Surveys have shown one third of Kiwis think science is too specialised to understand. In this series, scientists who tackle mind-bogglingly complex problems each day make it simple for us. Today, we talk to Massey University microbiologist Dr Heather Hendrickson
How would you describe what you do to a peer at a conference?
My laboratory has two primary directions.
The first of these is an investigation into the evolution of cell shape in bacteria.
Phylogenetic analysis suggests that bacteria have evolved from an ancestral rod-like cell shape.
Bacteria that are spherical - Staphylococcus, Streptococcus, Deinococcus - have uniformally lost one gene; Mreb, the ancient actin homolog.
My lab has a rod-like strain that is uniquely able to withstand the deletion of this essential protein and become spherical.
We have experimentally evolved these bacteria and are studying both how and why bacteria become spherical in the first place.
The second half of our research focuses on the discovery and biology of bacteriophages for Lactocococus, Mycobacterium, Pseudomonas and Paenibacillus.
And then how would you introduce yourself to a stranger at a barbecue?
I am a microbiologist who works on evolution.
It's really fun.
My lab works on how and why bacteria evolve the shapes that they have.
Some people in my lab hunt for phages, the viruses that kill bacteria.
We have viruses for lots of different types of bacteria but the newest project is to find phages that can help save honey bees.
I also take my undergraduate students at Massey on a phage hunt for a class.
What project or projects are you currently working on at the moment and what's involved?
Over the summer we are getting into a new project where we will find bacteriophages that kill the bee pathogen that causes American foulbrood.
If we can find native New Zealand phages for this bacterium we can use them as a standing army in clean hives to protect the hives from becoming infected.
I have a summer student who will be hunting for these bacteriophages.
I love the project because bees are so important to pollination and sustainable food production.
What are the trickiest questions facing your field and why is solving them so difficult?
Microbiology is central to life.
The more we look the more we see that all living things are completely covered and filled with bacteria that are positively - and on rare occasions negatively - affecting health.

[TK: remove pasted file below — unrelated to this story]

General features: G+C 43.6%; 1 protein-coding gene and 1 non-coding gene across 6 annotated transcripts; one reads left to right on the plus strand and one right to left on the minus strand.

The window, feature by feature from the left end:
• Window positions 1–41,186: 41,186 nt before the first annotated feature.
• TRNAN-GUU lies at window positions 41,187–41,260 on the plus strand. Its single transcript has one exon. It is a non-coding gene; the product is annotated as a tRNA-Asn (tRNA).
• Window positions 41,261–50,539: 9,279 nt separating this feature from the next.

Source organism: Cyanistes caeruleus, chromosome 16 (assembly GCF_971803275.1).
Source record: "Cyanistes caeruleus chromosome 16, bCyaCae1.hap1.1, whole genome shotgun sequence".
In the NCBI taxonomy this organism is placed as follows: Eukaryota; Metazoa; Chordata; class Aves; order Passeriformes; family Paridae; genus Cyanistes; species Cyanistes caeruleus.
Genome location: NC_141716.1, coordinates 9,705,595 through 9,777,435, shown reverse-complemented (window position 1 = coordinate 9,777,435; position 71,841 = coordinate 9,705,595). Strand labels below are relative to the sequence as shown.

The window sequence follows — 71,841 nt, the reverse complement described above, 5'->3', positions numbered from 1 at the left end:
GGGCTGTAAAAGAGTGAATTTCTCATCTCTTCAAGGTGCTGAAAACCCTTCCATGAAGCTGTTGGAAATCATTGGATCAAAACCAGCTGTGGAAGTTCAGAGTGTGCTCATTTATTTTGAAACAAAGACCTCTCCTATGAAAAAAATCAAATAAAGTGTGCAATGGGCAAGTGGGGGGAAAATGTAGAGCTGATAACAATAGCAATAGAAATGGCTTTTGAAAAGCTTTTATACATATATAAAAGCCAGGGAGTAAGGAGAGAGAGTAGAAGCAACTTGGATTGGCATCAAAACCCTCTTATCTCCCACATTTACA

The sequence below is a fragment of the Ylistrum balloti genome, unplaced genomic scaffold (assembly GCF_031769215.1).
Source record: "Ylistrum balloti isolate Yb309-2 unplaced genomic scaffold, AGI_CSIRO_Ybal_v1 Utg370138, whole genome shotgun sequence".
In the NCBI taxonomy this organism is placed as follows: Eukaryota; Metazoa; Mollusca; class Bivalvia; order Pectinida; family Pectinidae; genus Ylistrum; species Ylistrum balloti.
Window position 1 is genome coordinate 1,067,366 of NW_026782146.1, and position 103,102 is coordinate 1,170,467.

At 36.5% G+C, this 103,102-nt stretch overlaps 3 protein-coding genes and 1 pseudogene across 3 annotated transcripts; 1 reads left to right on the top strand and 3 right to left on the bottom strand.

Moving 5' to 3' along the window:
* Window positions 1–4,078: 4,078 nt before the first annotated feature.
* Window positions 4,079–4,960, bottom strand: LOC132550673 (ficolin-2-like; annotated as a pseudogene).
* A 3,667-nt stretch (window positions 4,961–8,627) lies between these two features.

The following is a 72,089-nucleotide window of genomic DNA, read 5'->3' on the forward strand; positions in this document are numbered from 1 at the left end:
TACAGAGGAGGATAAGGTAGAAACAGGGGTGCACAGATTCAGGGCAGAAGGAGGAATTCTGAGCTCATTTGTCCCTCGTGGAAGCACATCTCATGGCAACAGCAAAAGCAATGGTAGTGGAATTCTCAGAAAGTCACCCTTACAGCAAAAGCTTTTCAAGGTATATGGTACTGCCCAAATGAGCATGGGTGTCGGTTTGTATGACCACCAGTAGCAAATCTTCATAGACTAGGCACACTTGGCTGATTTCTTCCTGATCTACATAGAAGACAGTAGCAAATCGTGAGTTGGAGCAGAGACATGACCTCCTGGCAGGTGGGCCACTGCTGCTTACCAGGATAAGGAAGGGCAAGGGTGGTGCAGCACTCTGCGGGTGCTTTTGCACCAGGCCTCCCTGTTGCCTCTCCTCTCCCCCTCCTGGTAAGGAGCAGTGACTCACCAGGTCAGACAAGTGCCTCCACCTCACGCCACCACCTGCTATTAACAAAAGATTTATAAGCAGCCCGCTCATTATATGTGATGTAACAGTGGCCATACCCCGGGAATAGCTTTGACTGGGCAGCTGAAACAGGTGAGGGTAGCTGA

You, me, cattle, bees, orchards and river ... everything is a product of interactions with invisible microbes.
But we can't see all of these unsung microscopic heroes.
Bacteriophages are a prime example.
They represent a huge untapped resource for solving modern problems but they are not well known by the public, doctors or even scientists.
We need to get out there, find the ones we can use and harness their potential.
What do you feel are the most interesting or fascinating aspects of your field?
I love genetics and evolution.
The idea that we can figure out how random mutations in DNA are selected over time to build the living world around us is completely thrilling to me.
For example, we can evolve bacteria in the lab in a matter of days and sequence the resulting bacteria to figure out what mutations made them better and what the trade-offs were.
The potential for understanding how life happens using these simple tools is incredible.
Why do you think the work is important and what could it help us understand?
Microbiology is the study of the organisms that built the world we are living on.
From the oxygen we breathe to the nitrogen and carbon we rely on to build our own bodies, these elements only exist in the forms that they do today because bacteria have recycled them and continue to recycle them.
They are critically important from an environmental perspective and yet we understand next to nothing about their diversity, their roles in complex systems and the evolutionary pressures they face.
The viruses of bacteria, the bacteriophages, are 10 times as numerous as the bacteria and we have barely scratched the surface of their diversity.
They are the ultimate puppet masters when it comes to bacterial survival; they are all over our bodies, in our guts and everywhere in the world around us but most people don't even know they exist.
If you are reading this and you are not already a microbiologist, what are you doing with all of your time?